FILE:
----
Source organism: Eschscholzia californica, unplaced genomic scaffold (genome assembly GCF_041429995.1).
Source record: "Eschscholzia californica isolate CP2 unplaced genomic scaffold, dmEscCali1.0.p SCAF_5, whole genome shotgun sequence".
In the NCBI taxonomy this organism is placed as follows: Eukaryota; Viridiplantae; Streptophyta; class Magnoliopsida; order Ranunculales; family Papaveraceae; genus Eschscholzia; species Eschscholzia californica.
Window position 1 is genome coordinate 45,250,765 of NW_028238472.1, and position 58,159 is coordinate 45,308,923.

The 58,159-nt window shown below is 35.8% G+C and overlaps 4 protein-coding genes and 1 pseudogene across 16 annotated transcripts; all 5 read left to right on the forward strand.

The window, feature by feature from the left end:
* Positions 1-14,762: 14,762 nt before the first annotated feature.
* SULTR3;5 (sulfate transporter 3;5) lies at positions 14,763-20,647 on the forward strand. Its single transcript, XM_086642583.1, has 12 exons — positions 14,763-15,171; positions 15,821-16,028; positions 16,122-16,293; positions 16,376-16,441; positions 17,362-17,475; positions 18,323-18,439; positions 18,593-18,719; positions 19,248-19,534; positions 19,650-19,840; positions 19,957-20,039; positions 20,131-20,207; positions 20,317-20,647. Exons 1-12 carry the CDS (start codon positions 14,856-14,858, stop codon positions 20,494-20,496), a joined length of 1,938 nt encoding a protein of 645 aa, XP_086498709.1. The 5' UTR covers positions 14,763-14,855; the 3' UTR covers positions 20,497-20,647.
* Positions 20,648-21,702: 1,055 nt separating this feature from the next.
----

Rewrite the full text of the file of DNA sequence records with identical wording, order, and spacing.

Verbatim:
Source organism: Eschscholzia californica, unplaced genomic scaffold (genome assembly GCF_041429995.1).
Source record: "Eschscholzia californica isolate CP2 unplaced genomic scaffold, dmEscCali1.0.p SCAF_5, whole genome shotgun sequence".
In the NCBI taxonomy this organism is placed as follows: Eukaryota; Viridiplantae; Streptophyta; class Magnoliopsida; order Ranunculales; family Papaveraceae; genus Eschscholzia; species Eschscholzia californica.
Window position 1 is genome coordinate 45,250,765 of NW_028238472.1, and position 58,159 is coordinate 45,308,923.

The 58,159-nt window shown below is 35.8% G+C and overlaps 4 protein-coding genes and 1 pseudogene across 16 annotated transcripts; all 5 read left to right on the forward strand.

The window, feature by feature from the left end:
* Positions 1-14,762: 14,762 nt before the first annotated feature.
* SULTR3;5 (sulfate transporter 3;5) lies at positions 14,763-20,647 on the forward strand. Its single transcript, XM_086642583.1, has 12 exons — positions 14,763-15,171; positions 15,821-16,028; positions 16,122-16,293; positions 16,376-16,441; positions 17,362-17,475; positions 18,323-18,439; positions 18,593-18,719; positions 19,248-19,534; positions 19,650-19,840; positions 19,957-20,039; positions 20,131-20,207; positions 20,317-20,647. Exons 1-12 carry the CDS (start codon positions 14,856-14,858, stop codon positions 20,494-20,496), a joined length of 1,938 nt encoding a protein of 645 aa, XP_086498709.1. The 5' UTR covers positions 14,763-14,855; the 3' UTR covers positions 20,497-20,647.
* Positions 20,648-21,702: 1,055 nt separating this feature from the next.